I realized something pretty quickly while watching the first minute of Rules of Engagement's Season Three premiere: I don't watch any shows with laugh tracks. I hadn't really thought about this at all until the first line of the episode. Patrick Warburton and David Spade sat around in a diner, one of them said something supposedly witty and the "studio audience" erupted in laughter. I almost did a double take. Had it really been that long since I watched a show where I was, in essence, being told when to laugh?

I'm not a big fan of the stand-alone comedy, or the show perfect for syndication, where each episode works basically independent of the one before. Some comedies have episodes that can be viewed separately, but have themes and storylines that weave themselves into each half hour. Comedies like Rules of Engagement work conversely. They pander to the not-quite-lowest denominator in the search for laughs, rarely carry themes from one week to the next, and do little else. It is a show intent on cheap giggles, time hardened cliches, one-liners, and a very loose premise.

Rules of Engagement follows the lives of five people. Jeff (Patrick Warburton doing his best David Puddy) and his wife Audrey (Megyn Price) play your typical married couple. Here I mean your typical "television" couple. He's dense. She’s logical. They bicker and argue but always make up by the end of the half hour. Jeff is constantly making mistakes because of his male ignorance only to apologize and learn the error in his ways. He, of course, is some sort of high powered muckety-muck in the corporate world affording he and Audrey the lives of wealthy, but not too rich, New Yorkers who live in a huge apartment but still choose to hang with their friends at a local diner (it looks just different enough from Monk's).

These friends of theirs are Adam (Oliver Hudson-the only real consistently funny person in the show) and Jennifer (Bianca Kajlich), a soon-to-be married couple. How these couples are friends is lost on me. Having not seen the previous seasons I was not privy to how their relationship began. Regardless, Adam and Jennifer offer the alternate glance at married life. Where Jeff and Audrey set us up with all the tired married life jokes, Adam and Jennifer supply the look at “what it means to get married” storylines. I probably don't need to explain these to you, but they include (and are not limited to) things like: marriage is a prison sentence, your wife is always right, we still love each other even though we are fatally flawed and idiotic people. References like these have been beaten down to a crazy degree.

Finally, there's Russell (David Spade): the single friend. Russell is here to offer one thing only, Dollar Store laughs. He is the antithesis of the married life. He's a womanizing, self-involved, egotistical scumbag. Think Barney Stinson but a whole lot less likable. In the first episode, Russell must deal with having left his cell phone at the apartment of his previous night's one-night stand (that he can't remember the lucky lady's name is taken right out of the sitcom douchebaggery Bible). While Russell is single, his relationship plays out in the form of his assistant Timmy (Adhir Kalyan ) who Russell ritualistically abuses and mistreats for the sake of some ha-ha's. Russell also contributes such lines as "Smell you later losers." It's material like this that almost works against any other redeeming aspect of Rules of Engagement.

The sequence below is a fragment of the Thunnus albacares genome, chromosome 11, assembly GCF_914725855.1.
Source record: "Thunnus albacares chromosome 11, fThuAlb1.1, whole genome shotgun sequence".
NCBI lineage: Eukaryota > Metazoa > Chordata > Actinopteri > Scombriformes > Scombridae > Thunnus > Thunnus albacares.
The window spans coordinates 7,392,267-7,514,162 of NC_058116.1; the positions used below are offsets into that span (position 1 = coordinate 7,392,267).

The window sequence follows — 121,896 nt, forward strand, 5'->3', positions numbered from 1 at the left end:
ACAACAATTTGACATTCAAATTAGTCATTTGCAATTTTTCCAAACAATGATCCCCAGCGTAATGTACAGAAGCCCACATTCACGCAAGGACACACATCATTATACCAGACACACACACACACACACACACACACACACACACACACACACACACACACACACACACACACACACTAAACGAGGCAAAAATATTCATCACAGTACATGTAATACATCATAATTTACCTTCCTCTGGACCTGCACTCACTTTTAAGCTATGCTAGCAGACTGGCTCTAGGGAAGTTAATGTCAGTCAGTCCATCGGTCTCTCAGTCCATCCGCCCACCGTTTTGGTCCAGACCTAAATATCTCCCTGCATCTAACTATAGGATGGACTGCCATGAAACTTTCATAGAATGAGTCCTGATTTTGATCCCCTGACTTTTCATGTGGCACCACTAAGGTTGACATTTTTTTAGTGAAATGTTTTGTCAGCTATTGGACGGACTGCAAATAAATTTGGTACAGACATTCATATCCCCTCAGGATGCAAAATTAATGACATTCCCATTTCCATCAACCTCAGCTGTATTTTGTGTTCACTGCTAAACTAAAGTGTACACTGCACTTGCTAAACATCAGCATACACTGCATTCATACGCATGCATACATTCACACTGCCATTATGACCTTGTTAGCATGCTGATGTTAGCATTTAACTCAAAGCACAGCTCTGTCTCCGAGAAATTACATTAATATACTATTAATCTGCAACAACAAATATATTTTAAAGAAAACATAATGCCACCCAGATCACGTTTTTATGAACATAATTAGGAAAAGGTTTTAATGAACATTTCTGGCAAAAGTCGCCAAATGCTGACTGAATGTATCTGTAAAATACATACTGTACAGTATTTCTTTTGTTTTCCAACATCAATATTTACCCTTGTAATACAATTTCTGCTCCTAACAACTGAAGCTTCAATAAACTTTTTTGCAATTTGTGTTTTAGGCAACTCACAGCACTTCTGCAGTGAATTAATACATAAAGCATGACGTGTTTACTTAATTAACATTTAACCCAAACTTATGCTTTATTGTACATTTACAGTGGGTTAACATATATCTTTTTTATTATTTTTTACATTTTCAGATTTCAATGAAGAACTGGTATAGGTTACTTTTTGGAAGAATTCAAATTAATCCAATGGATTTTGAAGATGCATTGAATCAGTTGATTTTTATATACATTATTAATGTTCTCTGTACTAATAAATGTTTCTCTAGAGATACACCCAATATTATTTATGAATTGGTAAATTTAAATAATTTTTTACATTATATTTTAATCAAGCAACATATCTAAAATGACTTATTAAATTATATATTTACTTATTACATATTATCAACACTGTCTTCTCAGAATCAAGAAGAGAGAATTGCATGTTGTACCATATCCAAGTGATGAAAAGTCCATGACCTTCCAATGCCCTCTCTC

Each episode follows a theme and structure. It goes something like this: introduce theme, have each character play out their version of said theme, all characters make some sort of mistake concerning their significant other, learning process begins, episode ends with each character having made some revelation concerning their relationship (Russell aside) and things are all good. Cue the credits.

Rules of Engagement is not without its funny moments. I laughed, almost in spite of myself, at various one-liners. But they were few and far between. The problem here is that the show offers nothing new and nothing at all creative. It seems like a glorified paycheck for Spade and Warburton (two legitimately funny people) who are simply going through the motions. The rest of cast has a "just happy to be here" vibe. If the writers could move past the obvious cliches and Television Writing 101 antics I think Rules of Engagement could be entertaining. Unfortunately, no one seems interested in doing anything of the sort.

Rules of Engagement Season 3 premieres on Monday March 1st at 8:30 PM on CBS.

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